Healthcare workers encouraged to report needle stick injuries

Healthcare workers encouraged to report needle stick injuries

Handling used needles is one of the most common ways a health worker can be exposed to the risk of infections and diseases such as Hepatitis B, Hepatitis C and HIV.

Needle stick injuries should never been ignored; the consequences may be lifelong and devastating.

Recent research conducted around the incidence of these types of injuries show that they occur often and are vastly under-reported. This is suggested to be due to injured workers:

  • believing the risk of having been exposed to infection and/or contracting diseases is low
  • being too busy to report the incident after the event
  • fearing being considered to have poor clinical skills and/or judgement; or
  • not knowing how to report the incident.

After any occurrence of a needle stick injury, it is important to submit an incident report and WorkCover claim form.

Who is at risk?

  • Health care workers
  • Nursing and other medical staff
  • Ambulance officers
  • Cleaners and waste handlers
  • Builders
  • Gardeners
  • Maintenance workers
  • Sewerage workers
  • Police officers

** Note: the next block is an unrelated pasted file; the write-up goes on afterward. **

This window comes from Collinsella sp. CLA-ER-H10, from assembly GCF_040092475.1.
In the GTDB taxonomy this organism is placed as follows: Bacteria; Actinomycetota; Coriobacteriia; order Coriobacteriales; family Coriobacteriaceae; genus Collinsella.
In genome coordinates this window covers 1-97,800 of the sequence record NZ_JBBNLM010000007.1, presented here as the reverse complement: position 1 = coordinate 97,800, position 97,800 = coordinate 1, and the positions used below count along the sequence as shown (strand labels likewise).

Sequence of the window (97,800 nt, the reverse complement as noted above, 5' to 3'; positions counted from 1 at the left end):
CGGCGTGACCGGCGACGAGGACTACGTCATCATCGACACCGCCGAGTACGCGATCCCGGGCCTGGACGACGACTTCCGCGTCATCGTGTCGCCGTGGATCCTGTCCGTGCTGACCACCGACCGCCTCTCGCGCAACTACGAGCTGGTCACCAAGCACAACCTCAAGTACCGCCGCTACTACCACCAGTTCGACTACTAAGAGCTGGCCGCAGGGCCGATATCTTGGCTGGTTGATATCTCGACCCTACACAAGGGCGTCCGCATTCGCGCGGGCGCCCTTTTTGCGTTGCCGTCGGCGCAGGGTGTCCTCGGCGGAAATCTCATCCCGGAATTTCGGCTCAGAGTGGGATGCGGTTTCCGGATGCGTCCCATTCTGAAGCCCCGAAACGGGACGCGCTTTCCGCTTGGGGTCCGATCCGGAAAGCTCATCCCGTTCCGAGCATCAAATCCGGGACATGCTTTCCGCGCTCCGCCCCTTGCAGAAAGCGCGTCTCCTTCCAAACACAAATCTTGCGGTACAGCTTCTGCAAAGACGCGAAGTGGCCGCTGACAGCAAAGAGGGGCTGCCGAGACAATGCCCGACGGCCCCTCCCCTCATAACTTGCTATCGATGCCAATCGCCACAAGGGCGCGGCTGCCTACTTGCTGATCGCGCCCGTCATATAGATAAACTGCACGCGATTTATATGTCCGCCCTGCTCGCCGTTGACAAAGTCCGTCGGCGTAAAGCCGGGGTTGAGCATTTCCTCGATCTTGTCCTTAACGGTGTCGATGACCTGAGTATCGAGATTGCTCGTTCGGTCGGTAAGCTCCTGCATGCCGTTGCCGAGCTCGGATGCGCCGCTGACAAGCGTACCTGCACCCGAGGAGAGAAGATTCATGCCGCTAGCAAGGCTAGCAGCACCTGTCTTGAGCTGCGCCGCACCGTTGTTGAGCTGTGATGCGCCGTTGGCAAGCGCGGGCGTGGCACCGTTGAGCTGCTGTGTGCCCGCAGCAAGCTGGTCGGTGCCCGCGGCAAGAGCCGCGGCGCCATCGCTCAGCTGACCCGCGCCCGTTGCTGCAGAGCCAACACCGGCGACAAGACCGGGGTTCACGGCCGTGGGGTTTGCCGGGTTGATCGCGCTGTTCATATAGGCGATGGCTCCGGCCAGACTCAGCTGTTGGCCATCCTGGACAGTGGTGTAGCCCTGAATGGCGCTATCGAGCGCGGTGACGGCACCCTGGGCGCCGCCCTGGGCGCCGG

Which workplaces are commonly affected?

  • Hospitals and medical centres
  • Nursing homes
  • Toilets
  • Rubbish bins and bags
  • Accommodation
  • Parks
  • Car parks
  • Sewers

What should I do after an incident?

Workers who have suffered a needle stick injury ought to be provided with immediate first aid, serological testing and counselling. In some cases, immunoprophylaxis and antiviral medication may also be used.

If you have suffered from a needle stick injury and would like advice about next steps, call us on (03) 9321 9988.

What is a needle stick injury?

Needle stick injuries occur from handling used needles in the workplace, exposing workers to the risk of injections and diseases such as Hepatitis B, Hepatitis C and HIV. 

Who is at risk from a needle stick injury?

Workers who are at risk of a needle stick injury include: health care workers, nursing and other medical staff, ambulance officers, cleaners and waste handlers, builders, gardners, maintenance workers, sewerage workers  and police officers. 

Which workplaces are commonly affected?

The most common workplaces that are commonly affected by needle stick injuries include: hospitals and medical centres, nursing homes, toilets, rubbish bins and bags, accomodation, parks, car parks and sewers. 

What should I do after a needle stick incident?

Workers who have suffered a needle stick injury ought to be provided with immediate first aid, serological testing and counselling. In some cases, immunoprophylaxis and antiviral medication may also be used. After any occurrence of a needle stick injury, it is important to submit an incident report and WorkCover claim form.

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